“Hate never solved nothing… But Calm did. And Thought did. Try it. Try it just for a change. No-one’ll think you’re gay.”
Whether you liked Three Billboards or not, it could’ve hardly come out at a better time: between a surge of xenophobia, #MeToo and other trends, US and international audiences of every kind can find something of interest in this movie. What’s surprising (or sadly not so much) is that the story can still be deemed relevant despite having been originally written little under seven years ago. When asked about the potential problems of bringing such a story to life in such a different political atmosphere, McDonagh asserted that despite everything “Nothing warranted [him] to revise the script”. To the people unsatisfied of how the British/Irish director treated the topic of racism and police violence, this could well serve as the proof of how irresponsibly deaf Three Billboards is to the racial underbelly of police brutality. To people truly or supposedly detached from the polarization of US politics, such as yours truly, it may otherwise seem like the author was aiming at a neutral depiction of a microcosm of American society packed with everything from free speech to “people coming home from sandy places”.
However, supposed neutral depictions more often than not try to have a cake and eat it too. Rhetorically, claiming objectivity is an attempt to pull a thesis out of the mud of debate by giving it a level of cogency which would otherwise be earned by argument. Politically, an appeal to realism or a naturalistic approach has always been a mean to an end, be it Dogma 95’s quest for authenticity or the XIX century’s search for a Christian truth.
So, what’s the motivation behind Three Billboard’s “non-position”? I doubt McDonagh wanted to engage in the kind of false moral equivalency which puts the rage of a mother at the same level of police brutality. What’s more likely is that a script born as a critical overview of a 2010s small American town was at some point hijacked by the central conflict between Mildred Hayes (Frances McDormand) and Sheriff Willoughby (Woody Harrelson).
The criticism of unnecessary scenes and side characters, uneven characterization of Mildred vis-à-vis other characters and sloppy editing could largely be attributed to the remains of a hypothetical first, “social draft”, and would certainly make more sense if the conflict between Hayes and the sheriff was only part of a greater social fresco. It would certainly explain much if the premise of the three billboards was supposed to just be the inciting incident awakening Ebbing’s not-so-dormant conflicts. It would even work better with the movie’s central themes of descent into violence and redemption: deputy Dixon’s much criticized arc would not be that of an antagonist, violently threatening the well-being of the characters we root for, but would have functioned as a synecdoche of something larger than the mom-loving, homophobe idiot depicted by Sam Rockwell. The way he’s portrayed in the final cut lacks the symbolic power his development could’ve implied, morphing what was supposed to be a redemption into an implausibly sudden turn.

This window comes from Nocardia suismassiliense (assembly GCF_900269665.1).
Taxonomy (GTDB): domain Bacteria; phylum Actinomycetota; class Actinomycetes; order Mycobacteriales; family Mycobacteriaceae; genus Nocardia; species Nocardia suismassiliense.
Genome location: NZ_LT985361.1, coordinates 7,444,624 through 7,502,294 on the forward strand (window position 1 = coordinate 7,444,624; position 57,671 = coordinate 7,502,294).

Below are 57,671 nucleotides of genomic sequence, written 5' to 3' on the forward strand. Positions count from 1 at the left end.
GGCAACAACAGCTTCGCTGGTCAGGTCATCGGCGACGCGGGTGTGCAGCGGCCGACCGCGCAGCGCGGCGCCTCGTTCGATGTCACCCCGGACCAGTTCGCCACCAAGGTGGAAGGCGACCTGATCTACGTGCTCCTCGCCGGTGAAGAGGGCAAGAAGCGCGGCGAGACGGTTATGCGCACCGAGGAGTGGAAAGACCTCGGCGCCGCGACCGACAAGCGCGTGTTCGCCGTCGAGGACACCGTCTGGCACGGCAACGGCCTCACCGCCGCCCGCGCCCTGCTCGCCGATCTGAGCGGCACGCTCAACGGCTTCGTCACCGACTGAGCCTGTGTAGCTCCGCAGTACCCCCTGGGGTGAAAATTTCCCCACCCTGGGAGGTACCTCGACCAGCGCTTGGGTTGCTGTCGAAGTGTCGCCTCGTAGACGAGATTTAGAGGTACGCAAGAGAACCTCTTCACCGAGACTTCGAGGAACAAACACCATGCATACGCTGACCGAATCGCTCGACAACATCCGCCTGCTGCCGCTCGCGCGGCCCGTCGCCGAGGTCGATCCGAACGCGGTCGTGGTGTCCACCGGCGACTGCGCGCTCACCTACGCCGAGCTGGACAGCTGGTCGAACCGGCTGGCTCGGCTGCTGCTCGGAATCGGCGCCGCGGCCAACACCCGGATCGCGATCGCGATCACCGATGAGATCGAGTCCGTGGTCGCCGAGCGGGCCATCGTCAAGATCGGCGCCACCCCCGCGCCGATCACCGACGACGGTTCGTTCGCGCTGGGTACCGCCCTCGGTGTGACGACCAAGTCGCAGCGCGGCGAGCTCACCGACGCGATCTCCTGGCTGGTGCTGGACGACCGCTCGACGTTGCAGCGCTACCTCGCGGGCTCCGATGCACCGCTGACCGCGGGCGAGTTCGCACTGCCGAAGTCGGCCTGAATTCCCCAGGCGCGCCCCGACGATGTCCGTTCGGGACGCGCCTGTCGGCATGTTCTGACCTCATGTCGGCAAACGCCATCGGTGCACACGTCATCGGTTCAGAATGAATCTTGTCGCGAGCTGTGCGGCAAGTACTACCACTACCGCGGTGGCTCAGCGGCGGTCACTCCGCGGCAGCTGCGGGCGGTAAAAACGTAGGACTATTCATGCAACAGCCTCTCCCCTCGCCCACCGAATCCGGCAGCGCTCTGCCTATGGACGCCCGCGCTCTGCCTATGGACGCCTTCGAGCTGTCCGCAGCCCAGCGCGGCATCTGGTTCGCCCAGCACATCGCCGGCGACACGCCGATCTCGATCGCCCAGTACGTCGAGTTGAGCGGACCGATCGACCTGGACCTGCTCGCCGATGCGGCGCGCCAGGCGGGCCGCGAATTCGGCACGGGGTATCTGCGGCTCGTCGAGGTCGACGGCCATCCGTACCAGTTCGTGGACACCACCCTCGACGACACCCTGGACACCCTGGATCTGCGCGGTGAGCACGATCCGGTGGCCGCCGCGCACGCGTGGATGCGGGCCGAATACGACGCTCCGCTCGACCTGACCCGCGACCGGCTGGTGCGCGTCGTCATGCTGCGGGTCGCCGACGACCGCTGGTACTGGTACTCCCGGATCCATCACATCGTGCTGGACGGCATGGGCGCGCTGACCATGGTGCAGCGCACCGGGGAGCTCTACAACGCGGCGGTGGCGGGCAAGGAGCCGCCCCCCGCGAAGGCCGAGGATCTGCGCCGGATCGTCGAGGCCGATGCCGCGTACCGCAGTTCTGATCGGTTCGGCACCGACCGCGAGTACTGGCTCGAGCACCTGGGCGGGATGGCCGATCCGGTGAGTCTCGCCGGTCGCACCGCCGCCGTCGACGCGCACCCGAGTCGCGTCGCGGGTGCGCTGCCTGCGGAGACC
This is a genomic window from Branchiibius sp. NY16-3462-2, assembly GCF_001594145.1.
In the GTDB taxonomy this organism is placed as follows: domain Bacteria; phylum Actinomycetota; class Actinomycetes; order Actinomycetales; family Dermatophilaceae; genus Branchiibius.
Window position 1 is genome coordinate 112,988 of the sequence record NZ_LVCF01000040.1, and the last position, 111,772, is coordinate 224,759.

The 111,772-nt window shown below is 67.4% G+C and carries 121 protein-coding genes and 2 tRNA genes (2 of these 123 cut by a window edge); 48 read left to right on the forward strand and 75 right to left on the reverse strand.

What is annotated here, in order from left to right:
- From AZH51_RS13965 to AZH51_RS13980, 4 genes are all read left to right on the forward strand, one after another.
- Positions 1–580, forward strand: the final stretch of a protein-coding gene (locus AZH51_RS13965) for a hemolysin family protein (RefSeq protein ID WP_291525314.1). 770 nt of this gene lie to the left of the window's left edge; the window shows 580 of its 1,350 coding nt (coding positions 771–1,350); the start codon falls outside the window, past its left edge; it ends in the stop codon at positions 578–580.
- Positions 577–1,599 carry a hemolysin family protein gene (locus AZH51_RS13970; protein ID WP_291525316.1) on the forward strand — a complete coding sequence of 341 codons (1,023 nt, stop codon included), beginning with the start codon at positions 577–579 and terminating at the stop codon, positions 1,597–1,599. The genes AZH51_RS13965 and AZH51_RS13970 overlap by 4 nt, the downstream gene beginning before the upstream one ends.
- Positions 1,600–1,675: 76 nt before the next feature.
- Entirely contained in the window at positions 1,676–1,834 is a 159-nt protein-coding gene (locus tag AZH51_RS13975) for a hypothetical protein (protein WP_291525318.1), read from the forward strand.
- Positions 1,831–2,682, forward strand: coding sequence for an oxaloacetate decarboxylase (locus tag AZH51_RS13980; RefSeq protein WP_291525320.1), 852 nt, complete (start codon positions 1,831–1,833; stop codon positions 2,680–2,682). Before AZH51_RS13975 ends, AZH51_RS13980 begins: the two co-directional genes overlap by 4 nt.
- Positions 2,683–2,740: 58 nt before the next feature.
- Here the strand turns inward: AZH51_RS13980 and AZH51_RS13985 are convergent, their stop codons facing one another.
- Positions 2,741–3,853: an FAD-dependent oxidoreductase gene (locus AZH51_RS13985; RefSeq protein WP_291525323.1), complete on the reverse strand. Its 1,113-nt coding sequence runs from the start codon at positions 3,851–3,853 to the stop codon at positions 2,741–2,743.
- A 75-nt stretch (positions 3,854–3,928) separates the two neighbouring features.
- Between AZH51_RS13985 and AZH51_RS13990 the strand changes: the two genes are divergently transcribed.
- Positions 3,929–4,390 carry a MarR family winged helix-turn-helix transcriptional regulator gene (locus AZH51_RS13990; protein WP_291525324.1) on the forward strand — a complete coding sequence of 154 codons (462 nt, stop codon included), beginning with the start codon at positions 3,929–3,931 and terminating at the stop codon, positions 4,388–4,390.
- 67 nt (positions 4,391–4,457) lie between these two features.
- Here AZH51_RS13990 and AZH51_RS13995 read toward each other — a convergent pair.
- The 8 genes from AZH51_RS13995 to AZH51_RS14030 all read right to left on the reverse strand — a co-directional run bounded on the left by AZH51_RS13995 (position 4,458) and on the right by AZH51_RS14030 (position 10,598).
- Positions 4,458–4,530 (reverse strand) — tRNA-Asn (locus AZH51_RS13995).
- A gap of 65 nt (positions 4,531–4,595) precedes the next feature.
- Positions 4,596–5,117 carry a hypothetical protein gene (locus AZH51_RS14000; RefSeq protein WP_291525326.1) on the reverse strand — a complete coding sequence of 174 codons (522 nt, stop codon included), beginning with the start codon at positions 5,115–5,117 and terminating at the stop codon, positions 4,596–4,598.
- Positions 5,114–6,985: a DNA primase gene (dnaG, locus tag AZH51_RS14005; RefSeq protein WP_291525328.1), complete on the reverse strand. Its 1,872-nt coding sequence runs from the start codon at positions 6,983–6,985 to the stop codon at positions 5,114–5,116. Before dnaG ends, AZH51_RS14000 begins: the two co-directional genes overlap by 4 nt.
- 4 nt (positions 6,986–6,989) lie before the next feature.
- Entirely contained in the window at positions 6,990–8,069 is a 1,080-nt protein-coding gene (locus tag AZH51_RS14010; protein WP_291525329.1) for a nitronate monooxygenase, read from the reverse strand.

Narrowing the film’s scope from the social to the personal level McDonagh failed to account for the altered mindset of the public, which shifted from the more reflective framework of social dramas to the ordinary suspension of disbelief of character-driven stories. What may have been more abstract food for thought transformed into a very personal revenge story in which empathy makes it harder to question the logic of the characters the public roots for from scene to scene. In the same interview to BUILD he stated that he wanted to trick moviegoers into blindly subscribing into the same cycle of hate destroying the town:
“You think you know the side you’re on, but as it goes on, it kinda questions whether you should be picking a side”.
It’s a logic which may resonate with an abstracted observer who’s only informed on the facts of the story, but it doesn’t fly when the script reverts to a deeply personal story to which is horrifyingly easy to relate. How can one blame Mildred’s action after having invested a good portion of the movie in her sorrow? How can one forgive Willoughby mid-film after all what happened under his watch? Three Billboards is one of those movies indulging in what it preaches against: war movies may be accused of glorifying violence, court dramas of sensationalizing crime, but McDonagh asks to observe Ebbing through critical lenses while also empathizing for its citizens. Nevertheless, given the circumstances, avoiding stirring up emotions would’ve been a tall order even if he had committed to building a microcosm rather than writing a revenge story.